Personal finance for young professionals who want to indulge their champagne tastes with a beer budget, optimize their spending, and learn to invest for a financially independent future.
The only thing more exhausting than having too much stuff is feeling shitty for having too much stuff and then whipping yourself into a lather to constantly get rid of items so that you meet some ethereal definition of “Minimalism.”
Last year, I traveled alone for the first time. Suffice it to say I learned a thing or two about what you need when you’re traveling internationally, either because I did it and I WAS GLAD I DID or I didn’t do it and I WISH I HAD.
If you can be responsible with them, credit cards are a great tool that can save you tons of money, particularly on travel.
Don’t redeem Chase Ultimate Rewards without first transferring them to your most valuable redemption portal! Here’s a guide.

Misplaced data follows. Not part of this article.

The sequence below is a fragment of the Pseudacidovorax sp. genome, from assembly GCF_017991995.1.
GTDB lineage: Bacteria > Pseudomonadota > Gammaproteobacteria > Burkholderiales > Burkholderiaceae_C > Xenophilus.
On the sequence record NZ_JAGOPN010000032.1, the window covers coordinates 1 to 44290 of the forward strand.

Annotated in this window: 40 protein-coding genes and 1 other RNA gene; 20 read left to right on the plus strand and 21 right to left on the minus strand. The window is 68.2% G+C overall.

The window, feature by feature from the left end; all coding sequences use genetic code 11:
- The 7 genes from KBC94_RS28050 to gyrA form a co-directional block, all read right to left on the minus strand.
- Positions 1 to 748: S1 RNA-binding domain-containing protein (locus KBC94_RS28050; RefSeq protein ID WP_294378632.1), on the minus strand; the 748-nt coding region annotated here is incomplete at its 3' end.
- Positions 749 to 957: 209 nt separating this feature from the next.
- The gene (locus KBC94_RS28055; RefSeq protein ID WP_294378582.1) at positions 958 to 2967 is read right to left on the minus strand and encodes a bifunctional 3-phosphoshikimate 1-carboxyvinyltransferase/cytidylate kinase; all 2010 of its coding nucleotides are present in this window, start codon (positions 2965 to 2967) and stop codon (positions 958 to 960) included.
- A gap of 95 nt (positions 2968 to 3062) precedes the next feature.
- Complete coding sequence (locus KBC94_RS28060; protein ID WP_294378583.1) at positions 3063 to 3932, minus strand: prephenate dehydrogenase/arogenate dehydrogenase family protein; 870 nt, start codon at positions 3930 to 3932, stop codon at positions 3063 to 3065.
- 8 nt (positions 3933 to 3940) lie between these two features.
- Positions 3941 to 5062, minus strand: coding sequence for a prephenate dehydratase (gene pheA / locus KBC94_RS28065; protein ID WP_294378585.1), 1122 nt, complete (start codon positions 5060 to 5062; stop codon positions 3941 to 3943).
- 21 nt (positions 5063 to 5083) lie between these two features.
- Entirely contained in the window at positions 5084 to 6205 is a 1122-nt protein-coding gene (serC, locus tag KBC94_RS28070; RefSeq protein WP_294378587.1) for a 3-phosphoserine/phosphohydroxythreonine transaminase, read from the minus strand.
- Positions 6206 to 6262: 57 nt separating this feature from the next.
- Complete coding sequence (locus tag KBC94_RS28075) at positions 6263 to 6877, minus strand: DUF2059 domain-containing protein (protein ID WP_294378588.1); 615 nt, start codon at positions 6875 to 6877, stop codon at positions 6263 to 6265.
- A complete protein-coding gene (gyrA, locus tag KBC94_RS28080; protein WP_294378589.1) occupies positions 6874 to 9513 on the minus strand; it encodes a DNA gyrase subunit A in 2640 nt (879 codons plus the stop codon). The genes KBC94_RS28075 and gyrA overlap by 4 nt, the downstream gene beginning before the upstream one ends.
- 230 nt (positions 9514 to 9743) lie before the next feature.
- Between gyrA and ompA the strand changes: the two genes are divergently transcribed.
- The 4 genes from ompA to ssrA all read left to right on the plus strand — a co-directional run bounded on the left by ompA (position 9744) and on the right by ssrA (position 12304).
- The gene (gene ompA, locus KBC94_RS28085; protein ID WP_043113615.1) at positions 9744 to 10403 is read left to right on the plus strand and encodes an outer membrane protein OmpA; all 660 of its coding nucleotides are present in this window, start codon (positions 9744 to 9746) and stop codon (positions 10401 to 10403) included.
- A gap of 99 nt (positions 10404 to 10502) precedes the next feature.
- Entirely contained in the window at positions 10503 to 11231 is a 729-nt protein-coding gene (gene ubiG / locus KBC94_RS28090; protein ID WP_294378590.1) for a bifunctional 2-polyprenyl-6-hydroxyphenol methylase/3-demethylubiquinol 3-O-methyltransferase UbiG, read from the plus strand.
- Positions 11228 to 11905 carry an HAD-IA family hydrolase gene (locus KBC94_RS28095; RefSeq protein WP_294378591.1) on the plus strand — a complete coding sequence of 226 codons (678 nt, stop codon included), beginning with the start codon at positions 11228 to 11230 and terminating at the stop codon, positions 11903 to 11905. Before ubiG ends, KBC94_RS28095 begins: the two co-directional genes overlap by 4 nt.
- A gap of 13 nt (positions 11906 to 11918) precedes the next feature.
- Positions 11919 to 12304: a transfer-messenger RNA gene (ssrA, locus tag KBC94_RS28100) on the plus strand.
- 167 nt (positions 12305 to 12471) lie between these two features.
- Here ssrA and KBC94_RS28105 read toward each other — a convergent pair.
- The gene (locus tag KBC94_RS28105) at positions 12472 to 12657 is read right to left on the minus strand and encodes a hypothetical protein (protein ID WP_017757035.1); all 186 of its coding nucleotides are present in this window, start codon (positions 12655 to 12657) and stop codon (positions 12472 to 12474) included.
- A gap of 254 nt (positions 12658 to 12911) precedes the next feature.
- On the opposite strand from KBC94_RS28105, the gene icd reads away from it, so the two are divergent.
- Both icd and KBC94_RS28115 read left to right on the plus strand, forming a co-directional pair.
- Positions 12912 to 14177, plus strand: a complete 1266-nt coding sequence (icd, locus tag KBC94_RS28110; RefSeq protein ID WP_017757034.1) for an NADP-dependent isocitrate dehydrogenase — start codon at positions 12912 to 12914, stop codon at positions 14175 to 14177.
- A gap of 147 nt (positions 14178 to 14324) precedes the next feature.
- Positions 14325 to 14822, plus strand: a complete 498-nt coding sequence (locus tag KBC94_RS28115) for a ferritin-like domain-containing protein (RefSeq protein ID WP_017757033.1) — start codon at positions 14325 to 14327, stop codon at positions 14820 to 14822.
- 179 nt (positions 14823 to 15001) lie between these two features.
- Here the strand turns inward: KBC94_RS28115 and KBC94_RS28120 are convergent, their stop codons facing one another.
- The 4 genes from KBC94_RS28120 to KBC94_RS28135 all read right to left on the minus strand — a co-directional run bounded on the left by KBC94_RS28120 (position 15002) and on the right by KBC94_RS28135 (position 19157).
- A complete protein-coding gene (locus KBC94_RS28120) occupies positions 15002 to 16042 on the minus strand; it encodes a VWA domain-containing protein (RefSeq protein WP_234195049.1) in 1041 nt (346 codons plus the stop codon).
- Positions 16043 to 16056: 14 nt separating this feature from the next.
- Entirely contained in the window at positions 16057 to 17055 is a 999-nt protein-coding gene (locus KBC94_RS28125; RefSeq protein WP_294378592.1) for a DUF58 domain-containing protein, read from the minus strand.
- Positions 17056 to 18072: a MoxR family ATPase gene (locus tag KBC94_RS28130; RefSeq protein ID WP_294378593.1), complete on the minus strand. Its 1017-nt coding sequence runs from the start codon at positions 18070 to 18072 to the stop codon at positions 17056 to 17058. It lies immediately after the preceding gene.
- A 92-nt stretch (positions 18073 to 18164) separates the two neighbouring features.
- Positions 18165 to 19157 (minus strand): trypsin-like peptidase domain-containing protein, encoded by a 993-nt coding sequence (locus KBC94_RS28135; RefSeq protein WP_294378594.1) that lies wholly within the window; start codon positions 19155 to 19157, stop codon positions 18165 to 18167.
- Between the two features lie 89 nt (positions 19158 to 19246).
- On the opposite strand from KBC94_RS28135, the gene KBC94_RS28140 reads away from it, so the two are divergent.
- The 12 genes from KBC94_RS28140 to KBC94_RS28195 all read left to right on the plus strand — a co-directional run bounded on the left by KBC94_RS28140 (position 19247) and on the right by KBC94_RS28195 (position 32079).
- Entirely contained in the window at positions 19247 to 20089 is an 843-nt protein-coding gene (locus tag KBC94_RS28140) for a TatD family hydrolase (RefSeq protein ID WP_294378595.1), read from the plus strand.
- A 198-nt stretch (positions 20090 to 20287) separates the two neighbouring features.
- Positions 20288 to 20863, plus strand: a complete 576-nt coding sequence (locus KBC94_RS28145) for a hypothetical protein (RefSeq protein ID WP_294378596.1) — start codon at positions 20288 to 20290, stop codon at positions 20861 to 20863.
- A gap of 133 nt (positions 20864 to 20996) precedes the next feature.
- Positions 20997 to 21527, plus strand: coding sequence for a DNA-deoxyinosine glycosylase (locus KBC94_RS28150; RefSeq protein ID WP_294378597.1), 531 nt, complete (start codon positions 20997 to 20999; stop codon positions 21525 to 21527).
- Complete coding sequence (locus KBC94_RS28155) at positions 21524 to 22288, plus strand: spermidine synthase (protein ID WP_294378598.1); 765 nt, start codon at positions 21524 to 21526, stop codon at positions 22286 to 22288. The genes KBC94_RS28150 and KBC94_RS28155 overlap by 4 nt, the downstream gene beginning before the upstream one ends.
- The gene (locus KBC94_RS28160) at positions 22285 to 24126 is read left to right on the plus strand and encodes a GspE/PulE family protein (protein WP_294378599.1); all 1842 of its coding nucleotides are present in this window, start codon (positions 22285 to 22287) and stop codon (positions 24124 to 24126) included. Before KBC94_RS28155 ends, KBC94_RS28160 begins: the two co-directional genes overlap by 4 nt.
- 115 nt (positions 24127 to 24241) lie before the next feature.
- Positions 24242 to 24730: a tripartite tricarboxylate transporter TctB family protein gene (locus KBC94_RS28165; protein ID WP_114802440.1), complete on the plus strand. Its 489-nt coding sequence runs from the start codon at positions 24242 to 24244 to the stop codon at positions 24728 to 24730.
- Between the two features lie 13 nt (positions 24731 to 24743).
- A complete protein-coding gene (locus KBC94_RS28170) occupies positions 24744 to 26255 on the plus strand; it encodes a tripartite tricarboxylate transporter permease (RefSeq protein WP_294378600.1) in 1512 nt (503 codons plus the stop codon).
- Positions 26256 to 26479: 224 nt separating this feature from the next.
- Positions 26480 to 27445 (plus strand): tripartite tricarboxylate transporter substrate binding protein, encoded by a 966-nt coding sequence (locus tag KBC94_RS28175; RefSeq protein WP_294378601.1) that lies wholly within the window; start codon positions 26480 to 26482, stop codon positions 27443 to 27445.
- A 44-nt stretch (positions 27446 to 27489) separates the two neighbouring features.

So here are June’s extra debt payments and side hustle cash flow payments in all their glory.
The next big milestone is 6 months, which is apparently one that a lot of bloggers don’t reach. I’M COMIN FOR YA, SIX MONTHS. YOU BETTA BE READY.
Taking care of yourself either preemptively or proactively is the best thing you can do for yourself and your friends and family.
Are you a low, middle, or high-income earner who can make ends meet, saves a little money, and maybe has a 401k through work, but doesn’t know how to start moving your investments forward? This post is for you.
Y'all, our student loan officer in law school would cheerily tell us each semester "oh well, it's just another drop in the bucket!" In retrospect, we should have tarred and feathered her or something…